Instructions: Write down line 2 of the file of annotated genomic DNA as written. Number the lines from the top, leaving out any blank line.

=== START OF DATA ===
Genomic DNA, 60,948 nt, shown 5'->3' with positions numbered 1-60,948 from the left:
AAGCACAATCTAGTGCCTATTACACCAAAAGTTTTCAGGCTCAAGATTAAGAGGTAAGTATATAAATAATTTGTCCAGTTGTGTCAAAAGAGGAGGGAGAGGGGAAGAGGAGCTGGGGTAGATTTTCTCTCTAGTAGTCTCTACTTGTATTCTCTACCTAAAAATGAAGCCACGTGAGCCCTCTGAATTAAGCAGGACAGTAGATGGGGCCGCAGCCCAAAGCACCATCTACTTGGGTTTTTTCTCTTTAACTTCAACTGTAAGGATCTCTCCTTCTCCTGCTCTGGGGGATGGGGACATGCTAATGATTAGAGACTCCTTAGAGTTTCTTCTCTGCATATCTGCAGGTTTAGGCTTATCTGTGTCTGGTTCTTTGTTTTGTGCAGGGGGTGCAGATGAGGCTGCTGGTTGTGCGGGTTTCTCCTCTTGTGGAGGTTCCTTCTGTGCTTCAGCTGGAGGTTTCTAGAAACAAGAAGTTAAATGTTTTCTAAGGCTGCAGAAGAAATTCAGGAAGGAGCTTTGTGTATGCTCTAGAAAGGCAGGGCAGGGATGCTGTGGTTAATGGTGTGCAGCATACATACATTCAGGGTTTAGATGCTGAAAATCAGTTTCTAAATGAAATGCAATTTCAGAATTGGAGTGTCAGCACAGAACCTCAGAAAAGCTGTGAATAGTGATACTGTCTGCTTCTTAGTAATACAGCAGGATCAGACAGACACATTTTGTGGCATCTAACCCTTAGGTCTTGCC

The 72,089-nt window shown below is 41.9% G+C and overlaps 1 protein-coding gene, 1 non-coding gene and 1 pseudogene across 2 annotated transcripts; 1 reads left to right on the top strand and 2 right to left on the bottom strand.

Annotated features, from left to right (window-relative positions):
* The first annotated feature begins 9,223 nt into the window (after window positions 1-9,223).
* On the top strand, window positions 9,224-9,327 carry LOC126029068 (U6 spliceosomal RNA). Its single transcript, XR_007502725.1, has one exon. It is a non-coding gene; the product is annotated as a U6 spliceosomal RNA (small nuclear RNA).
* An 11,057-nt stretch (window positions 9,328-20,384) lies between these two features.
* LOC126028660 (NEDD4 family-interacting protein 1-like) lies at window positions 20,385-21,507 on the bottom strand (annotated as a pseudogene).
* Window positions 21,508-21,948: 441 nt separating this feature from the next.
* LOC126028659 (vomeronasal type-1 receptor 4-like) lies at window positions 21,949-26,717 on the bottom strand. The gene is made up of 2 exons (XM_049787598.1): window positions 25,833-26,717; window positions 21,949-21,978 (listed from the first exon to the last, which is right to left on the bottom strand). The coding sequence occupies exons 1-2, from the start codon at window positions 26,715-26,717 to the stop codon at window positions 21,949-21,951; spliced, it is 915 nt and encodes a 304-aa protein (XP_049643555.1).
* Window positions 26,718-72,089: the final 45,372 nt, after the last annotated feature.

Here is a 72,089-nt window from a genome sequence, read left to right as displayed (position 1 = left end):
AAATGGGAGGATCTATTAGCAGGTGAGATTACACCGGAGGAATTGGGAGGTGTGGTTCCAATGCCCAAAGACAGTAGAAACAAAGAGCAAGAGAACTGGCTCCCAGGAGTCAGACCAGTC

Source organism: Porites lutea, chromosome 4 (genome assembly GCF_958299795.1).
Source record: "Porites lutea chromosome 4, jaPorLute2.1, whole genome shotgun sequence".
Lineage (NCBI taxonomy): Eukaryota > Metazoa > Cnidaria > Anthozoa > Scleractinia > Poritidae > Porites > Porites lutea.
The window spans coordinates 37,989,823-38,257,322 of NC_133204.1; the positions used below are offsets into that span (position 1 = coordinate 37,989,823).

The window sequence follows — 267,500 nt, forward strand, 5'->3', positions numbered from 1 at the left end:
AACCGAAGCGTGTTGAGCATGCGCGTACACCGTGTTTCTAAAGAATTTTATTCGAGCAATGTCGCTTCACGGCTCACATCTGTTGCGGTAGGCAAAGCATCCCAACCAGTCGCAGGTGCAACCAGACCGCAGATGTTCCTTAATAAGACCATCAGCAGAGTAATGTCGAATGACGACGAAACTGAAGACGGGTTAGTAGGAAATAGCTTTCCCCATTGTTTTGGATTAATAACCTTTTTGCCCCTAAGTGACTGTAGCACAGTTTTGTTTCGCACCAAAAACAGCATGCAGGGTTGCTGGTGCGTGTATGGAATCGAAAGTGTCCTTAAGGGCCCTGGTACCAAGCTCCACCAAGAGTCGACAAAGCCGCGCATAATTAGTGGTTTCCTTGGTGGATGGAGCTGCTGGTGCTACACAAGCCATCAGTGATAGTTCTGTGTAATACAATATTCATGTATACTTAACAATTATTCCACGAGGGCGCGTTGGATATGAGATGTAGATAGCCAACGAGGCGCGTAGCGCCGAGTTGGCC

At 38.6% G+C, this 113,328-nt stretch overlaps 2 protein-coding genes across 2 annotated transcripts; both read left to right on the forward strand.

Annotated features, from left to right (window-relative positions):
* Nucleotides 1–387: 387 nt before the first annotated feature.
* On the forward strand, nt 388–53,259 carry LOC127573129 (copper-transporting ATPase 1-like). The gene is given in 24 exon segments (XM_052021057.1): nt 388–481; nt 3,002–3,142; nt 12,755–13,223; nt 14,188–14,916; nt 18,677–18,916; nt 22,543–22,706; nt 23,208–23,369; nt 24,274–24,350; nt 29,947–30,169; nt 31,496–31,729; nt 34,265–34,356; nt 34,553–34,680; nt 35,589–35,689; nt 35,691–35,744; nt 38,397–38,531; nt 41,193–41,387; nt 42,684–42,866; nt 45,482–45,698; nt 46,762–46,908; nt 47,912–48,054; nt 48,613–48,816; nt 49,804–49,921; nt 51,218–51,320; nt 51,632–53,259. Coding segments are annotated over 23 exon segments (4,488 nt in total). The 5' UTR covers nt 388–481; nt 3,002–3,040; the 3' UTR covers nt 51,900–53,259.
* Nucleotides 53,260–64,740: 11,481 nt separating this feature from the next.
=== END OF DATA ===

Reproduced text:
AAGCACAATCTAGTGCCTATTACACCAAAAGTTTTCAGGCTCAAGATTAAGAGGTAAGTATATAAATAATTTGTCCAGTTGTGTCAAAAGAGGAGGGAGAGGGGAAGAGGAGCTGGGGTAGATTTTCTCTCTAGTAGTCTCTACTTGTATTCTCTACCTAAAAATGAAGCCACGTGAGCCCTCTGAATTAAGCAGGACAGTAGATGGGGCCGCAGCCCAAAGCACCATCTACTTGGGTTTTTTCTCTTTAACTTCAACTGTAAGGATCTCTCCTTCTCCTGCTCTGGGGGATGGGGACATGCTAATGATTAGAGACTCCTTAGAGTTTCTTCTCTGCATATCTGCAGGTTTAGGCTTATCTGTGTCTGGTTCTTTGTTTTGTGCAGGGGGTGCAGATGAGGCTGCTGGTTGTGCGGGTTTCTCCTCTTGTGGAGGTTCCTTCTGTGCTTCAGCTGGAGGTTTCTAGAAACAAGAAGTTAAATGTTTTCTAAGGCTGCAGAAGAAATTCAGGAAGGAGCTTTGTGTATGCTCTAGAAAGGCAGGGCAGGGATGCTGTGGTTAATGGTGTGCAGCATACATACATTCAGGGTTTAGATGCTGAAAATCAGTTTCTAAATGAAATGCAATTTCAGAATTGGAGTGTCAGCACAGAACCTCAGAAAAGCTGTGAATAGTGATACTGTCTGCTTCTTAGTAATACAGCAGGATCAGACAGACACATTTTGTGGCATCTAACCCTTAGGTCTTGCC